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Album: Public Service Broadcasting - Bright Magic | reviews, news & interviews

Album: Public Service Broadcasting - Bright Magic

Album: Public Service Broadcasting - Bright Magic

Willgoose and Wrigglesworth celebrate Berlin

A magical trip around the capital of the Weimar Republic

Public Service Broadcasting’s latest addition in their on-going string of concept albums could reasonably be described as an impressionistic musical portrait of Weimar-era Berlin, even if it steers well clear of anything resembling the decadent jazzy sounds of the time.

That said, there’s considerably more to Willgoose and Wrigglesworth’s exploration of mainland Europe’s premier capital city than a history lesson of its inter-war years. For, even if some of the influences on Bright Magic transparently include the films of Walter Ruttmann and Viking Eggeling, the presence of Marlene Dietrich and the wit and daring of Kurt Tucholsky and Anita Berber, there’s also plenty else, such as a good splash of David Bowie’s late Seventies sojourn in Schöneberg.

Bright Magic is Public Service Broadcasting’s forth studio album and while there is plenty of their characteristic “edutainment” approach, it’s considerably more engaging than their last disc, Every Valley, and certainly less linear. That’s not to say that the south London duo have blundered into prog rock territory, but instead they take on motorik and neo-classical flavours, electronica and cinematic textures and for “The Visitor”, they pretty much reinterpret Bowie’s instrumental classic, “Warzawa” from Low in its entirety.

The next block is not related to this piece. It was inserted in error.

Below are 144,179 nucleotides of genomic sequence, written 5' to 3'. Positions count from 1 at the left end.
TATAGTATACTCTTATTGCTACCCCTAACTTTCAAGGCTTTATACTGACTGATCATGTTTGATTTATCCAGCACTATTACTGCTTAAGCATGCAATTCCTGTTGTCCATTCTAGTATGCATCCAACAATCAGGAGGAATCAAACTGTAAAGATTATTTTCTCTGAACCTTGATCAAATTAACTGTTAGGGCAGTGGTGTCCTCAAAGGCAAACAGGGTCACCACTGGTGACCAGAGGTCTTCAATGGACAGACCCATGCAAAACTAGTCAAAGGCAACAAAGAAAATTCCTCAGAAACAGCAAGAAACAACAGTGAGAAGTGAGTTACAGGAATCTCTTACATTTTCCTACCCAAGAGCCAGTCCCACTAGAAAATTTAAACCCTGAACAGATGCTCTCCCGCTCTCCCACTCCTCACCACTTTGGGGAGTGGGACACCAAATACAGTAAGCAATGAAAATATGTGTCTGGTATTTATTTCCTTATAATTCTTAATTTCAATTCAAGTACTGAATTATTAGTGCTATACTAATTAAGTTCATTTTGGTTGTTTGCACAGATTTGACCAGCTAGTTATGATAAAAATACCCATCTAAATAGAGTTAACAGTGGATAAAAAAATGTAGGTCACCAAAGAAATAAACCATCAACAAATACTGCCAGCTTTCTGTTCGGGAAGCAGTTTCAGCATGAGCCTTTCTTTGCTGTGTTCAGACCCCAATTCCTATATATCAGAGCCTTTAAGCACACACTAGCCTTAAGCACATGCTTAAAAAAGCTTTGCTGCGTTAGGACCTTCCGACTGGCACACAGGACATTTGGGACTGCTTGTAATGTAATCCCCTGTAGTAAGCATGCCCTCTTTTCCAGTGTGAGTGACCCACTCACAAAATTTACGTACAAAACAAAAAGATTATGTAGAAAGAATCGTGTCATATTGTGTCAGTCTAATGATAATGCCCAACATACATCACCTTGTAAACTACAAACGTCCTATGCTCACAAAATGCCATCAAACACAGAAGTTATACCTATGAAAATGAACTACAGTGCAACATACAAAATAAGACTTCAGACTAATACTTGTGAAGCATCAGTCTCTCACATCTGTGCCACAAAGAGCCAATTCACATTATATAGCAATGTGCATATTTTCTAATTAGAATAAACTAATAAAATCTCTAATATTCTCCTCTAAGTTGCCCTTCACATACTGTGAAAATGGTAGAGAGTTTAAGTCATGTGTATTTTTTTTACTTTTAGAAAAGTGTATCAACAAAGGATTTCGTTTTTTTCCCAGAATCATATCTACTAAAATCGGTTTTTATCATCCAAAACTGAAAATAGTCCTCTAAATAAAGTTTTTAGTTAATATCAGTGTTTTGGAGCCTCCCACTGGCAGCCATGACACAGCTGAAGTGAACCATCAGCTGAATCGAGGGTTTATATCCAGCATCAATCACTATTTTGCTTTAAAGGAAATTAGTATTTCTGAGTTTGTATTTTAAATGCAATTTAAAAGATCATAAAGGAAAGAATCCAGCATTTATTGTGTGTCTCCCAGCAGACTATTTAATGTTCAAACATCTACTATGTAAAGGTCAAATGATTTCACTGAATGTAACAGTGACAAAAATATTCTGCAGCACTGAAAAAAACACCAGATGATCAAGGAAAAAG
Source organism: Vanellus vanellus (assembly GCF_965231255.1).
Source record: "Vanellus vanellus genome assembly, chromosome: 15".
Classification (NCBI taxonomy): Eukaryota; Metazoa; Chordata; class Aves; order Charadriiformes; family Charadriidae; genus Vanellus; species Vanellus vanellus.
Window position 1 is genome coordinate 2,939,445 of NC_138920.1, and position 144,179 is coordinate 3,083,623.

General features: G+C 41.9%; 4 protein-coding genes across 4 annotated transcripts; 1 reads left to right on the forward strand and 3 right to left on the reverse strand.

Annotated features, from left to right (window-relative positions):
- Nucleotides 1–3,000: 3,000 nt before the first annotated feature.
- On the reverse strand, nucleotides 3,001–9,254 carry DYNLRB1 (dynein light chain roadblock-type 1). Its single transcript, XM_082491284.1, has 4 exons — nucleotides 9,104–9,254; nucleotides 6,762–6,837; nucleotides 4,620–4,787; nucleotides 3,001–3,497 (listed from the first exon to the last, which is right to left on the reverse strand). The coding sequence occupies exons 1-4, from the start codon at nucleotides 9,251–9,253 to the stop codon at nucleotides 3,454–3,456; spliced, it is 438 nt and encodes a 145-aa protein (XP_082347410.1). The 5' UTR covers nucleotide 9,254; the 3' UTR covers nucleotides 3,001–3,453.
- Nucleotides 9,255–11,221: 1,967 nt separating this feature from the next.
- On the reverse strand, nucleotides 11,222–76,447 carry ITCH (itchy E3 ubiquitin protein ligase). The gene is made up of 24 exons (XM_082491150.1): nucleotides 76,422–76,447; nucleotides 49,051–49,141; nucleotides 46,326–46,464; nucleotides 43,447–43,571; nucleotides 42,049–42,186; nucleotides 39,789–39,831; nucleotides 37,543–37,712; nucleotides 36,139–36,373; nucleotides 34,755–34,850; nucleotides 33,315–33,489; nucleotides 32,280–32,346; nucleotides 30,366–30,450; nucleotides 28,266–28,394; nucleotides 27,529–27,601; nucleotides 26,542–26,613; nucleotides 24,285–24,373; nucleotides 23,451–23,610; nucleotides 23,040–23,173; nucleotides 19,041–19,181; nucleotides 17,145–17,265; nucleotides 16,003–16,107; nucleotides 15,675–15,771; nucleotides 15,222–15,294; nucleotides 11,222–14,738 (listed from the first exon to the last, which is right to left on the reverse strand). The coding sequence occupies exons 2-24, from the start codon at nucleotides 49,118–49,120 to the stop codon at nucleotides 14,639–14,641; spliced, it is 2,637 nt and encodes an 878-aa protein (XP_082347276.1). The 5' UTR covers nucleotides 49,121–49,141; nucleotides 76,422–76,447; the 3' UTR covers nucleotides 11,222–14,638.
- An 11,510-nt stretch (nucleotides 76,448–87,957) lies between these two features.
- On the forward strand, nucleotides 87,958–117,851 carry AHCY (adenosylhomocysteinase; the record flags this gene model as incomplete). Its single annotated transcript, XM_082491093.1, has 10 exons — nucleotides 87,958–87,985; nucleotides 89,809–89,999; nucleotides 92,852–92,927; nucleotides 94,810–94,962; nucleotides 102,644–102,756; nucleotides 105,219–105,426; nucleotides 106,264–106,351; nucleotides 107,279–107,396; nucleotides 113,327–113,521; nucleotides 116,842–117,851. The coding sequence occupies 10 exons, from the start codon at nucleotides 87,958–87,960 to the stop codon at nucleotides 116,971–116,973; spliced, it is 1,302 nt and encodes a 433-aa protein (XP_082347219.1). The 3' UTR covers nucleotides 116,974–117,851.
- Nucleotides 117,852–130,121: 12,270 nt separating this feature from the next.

In addition to long-term confederate, J F Abraham on occasional trumpet, there are also plenty of local collaborators from Berlin itself. There’s a German-language monologue by Blixa Bargeld on “Der Rhythmus der Maschine” and actress Nina Hoss reciting Tucholsky’s “Augen in der Groβstradt” on the more ambient closing track. There’s also singing from EERA on the Teutonic electronica of “People, Let’s Dance” and the woozy melancholy of “Gib mir das Licht”. Andreva Casablanca even helps brings some sparkle to the electro-pop of “Blue Heaven”. For like the city of Berlin itself, Bright Music has quite a variety of sounds, emotions, colours and tempos to offer and will, I suspect, encourage more than a few listeners to head there when international travel once more becomes a joy, rather than a headache.

An impressionistic musical portrait of Weimar-era Berlin

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3
Average: 3 (1 vote)

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